Ground Report | New Delhi: Pig Heart Transplanted to Man; A 57-year-old man received the heart of a genetically modified pig after a transplant carried out in Baltimore, located in the state of Maryland (United States).
Pig Heart Transplanted to Man
As reported by The New York Times, a man named David Bennett suffered from severe heart disease and underwent a heart transplant that lasted eight hours. According to the statements of one of the surgeons of the operation, Bartley Griffith, and who collects the aforementioned medium, the patient “was well” after the operation and as for the modified vital organ, he assured that it “creates pulse and pressure.”
This is the first heart transplant from a pig to a human. The success of the operation opens the door for operations of this type to be carried out in the future. On the other hand, according to data provided by the United Network for Organ Sharing, in 2020 almost 40,000 people received an organ transplant in the United States, and more than 90,000 people were waiting for an operation.
Previous history with a kidney transplant
Although it is the first pig heart transplant performed, it is not the only pig organ that has had to be removed to be genetically modified and used in a transplant in the United States.
Last October, scientists, and doctors from the University of New York did the same, but with the kidney of a pig, to be transplanted into a human body, and that was a novelty in the field of Medicine. Dr. Robert Montgomery, the author of the surgery, said that the problem lies in the lack of organs to carry out all pending operations.
The operation, which lasted eight hours, was carried out successfully last Friday. According to the institution, a pig heart transplant “was the only option available to the patient,” since several hospitals had ruled out the possibility of a conventional transplant.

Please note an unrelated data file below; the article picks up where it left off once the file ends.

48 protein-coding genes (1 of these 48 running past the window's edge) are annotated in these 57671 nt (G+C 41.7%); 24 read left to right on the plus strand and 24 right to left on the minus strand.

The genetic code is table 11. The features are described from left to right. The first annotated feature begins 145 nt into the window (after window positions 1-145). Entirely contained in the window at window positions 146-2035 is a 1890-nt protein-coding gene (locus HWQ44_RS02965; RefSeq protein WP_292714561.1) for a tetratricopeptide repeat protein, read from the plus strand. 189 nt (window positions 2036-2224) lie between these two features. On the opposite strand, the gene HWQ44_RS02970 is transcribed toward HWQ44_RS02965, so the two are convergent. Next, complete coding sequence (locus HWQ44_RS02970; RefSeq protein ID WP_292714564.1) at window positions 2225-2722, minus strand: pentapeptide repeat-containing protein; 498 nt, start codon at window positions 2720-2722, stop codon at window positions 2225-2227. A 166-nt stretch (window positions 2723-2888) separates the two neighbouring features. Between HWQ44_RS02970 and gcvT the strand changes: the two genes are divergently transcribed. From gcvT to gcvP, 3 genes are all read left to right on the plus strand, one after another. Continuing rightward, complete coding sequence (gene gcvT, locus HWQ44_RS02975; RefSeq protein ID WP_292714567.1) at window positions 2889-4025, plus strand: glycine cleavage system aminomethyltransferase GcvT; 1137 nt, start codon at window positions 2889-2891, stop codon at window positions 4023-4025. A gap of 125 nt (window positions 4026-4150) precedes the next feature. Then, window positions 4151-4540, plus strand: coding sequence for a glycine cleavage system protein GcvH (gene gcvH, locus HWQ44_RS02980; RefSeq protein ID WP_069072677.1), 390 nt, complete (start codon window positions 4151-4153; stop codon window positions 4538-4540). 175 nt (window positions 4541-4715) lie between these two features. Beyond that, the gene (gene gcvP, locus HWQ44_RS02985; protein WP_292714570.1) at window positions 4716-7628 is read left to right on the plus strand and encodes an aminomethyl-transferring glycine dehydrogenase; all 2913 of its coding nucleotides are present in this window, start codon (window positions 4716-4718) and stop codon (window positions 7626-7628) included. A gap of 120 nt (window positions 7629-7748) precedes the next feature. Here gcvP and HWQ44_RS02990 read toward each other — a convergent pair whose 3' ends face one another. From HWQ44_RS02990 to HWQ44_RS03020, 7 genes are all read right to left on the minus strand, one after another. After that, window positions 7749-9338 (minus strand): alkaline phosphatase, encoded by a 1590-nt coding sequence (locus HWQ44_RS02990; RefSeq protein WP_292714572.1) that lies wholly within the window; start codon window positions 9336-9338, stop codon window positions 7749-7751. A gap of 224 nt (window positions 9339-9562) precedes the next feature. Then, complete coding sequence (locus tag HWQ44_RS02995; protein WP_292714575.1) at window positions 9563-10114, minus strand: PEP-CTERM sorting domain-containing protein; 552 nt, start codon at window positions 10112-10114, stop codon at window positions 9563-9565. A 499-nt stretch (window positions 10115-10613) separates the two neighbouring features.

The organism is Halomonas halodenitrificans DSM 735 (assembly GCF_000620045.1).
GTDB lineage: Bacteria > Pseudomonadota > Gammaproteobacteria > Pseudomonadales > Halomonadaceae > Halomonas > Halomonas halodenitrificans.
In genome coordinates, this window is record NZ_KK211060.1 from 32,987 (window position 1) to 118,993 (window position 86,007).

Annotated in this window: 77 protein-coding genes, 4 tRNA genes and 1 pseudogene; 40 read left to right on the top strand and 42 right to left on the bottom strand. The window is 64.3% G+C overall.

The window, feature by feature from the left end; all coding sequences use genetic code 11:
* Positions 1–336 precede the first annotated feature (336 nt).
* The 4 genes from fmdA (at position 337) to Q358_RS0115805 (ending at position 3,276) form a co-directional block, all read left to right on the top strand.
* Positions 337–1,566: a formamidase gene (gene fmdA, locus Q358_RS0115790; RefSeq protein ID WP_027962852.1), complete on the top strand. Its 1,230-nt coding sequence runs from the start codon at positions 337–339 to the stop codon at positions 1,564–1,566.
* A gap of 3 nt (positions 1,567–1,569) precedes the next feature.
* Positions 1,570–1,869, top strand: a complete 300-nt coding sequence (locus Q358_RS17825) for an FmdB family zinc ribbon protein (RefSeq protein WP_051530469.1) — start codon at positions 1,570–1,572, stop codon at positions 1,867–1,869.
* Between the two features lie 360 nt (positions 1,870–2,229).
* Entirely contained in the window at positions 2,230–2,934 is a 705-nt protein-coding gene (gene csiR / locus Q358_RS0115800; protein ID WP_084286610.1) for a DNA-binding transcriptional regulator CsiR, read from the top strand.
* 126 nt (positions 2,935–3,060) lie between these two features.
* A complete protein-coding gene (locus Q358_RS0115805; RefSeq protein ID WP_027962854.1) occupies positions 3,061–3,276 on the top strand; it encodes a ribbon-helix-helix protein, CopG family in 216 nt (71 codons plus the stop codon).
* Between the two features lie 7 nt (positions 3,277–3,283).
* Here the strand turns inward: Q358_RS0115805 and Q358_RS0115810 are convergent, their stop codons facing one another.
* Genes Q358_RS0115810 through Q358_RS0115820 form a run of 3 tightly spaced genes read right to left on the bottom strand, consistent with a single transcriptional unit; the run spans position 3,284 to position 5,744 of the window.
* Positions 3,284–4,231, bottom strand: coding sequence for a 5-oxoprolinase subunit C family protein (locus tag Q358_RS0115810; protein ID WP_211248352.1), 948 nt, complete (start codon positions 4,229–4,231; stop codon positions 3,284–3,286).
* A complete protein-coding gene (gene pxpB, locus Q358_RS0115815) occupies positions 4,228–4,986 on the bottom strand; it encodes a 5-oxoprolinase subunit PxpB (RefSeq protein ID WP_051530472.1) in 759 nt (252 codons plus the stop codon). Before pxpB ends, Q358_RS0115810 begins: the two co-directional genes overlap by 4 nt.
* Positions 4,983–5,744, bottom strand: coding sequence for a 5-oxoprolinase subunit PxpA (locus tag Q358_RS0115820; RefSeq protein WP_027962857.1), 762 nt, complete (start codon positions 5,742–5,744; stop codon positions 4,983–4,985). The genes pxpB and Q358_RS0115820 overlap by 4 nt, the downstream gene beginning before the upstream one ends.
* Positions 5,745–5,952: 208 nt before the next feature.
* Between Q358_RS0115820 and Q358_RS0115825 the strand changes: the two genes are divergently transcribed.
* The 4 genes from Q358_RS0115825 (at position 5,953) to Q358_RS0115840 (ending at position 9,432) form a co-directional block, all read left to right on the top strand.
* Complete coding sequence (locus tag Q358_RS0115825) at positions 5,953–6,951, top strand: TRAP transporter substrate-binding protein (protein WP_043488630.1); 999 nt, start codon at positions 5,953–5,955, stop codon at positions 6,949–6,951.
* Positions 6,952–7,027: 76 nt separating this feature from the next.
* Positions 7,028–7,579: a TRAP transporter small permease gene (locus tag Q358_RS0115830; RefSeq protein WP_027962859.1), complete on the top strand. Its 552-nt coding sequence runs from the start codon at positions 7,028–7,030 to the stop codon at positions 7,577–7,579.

“If it works, then there will be an inexhaustible supply of these organs for suffering patients,” said Dr. Muhammad Mohiuddin, scientific director of the university’s xenotransplantation (animal to human) program. The problem in this type of operation is that the body of the patients quickly rejects the animal organs. One of the best-known cases was recorded in 1984, when the baby known as Fae, a dying girl, survived 21 days with the heart of a baboon.
The United States Food and Drug Administration (FDA) authorized the operation of Bennett on New Year’s Eve, who had been bedridden for months and was informed of the risks of the intervention when treated with an experimental technique.
“It has been a revolutionary operation and brings us one step closer to solving the organ shortage crisis. There are not enough human donor hearts available to meet the long list of potential recipients, “said Bartley Griffith, the doctor in charge of this surgical procedure.
What are xenotransplants?
These operations are part of ‘ xenotransplantation ‘. This operation, also called xenoimplantation, consists of the transplantation of cells, tissues or organs from one species to another, such as those carried out from pigs to humans.
This technique serves to equip patients with a ‘temporary’ organ that would serve them until receiving a human organ, instead of remaining on the waiting list for a long time until surgery.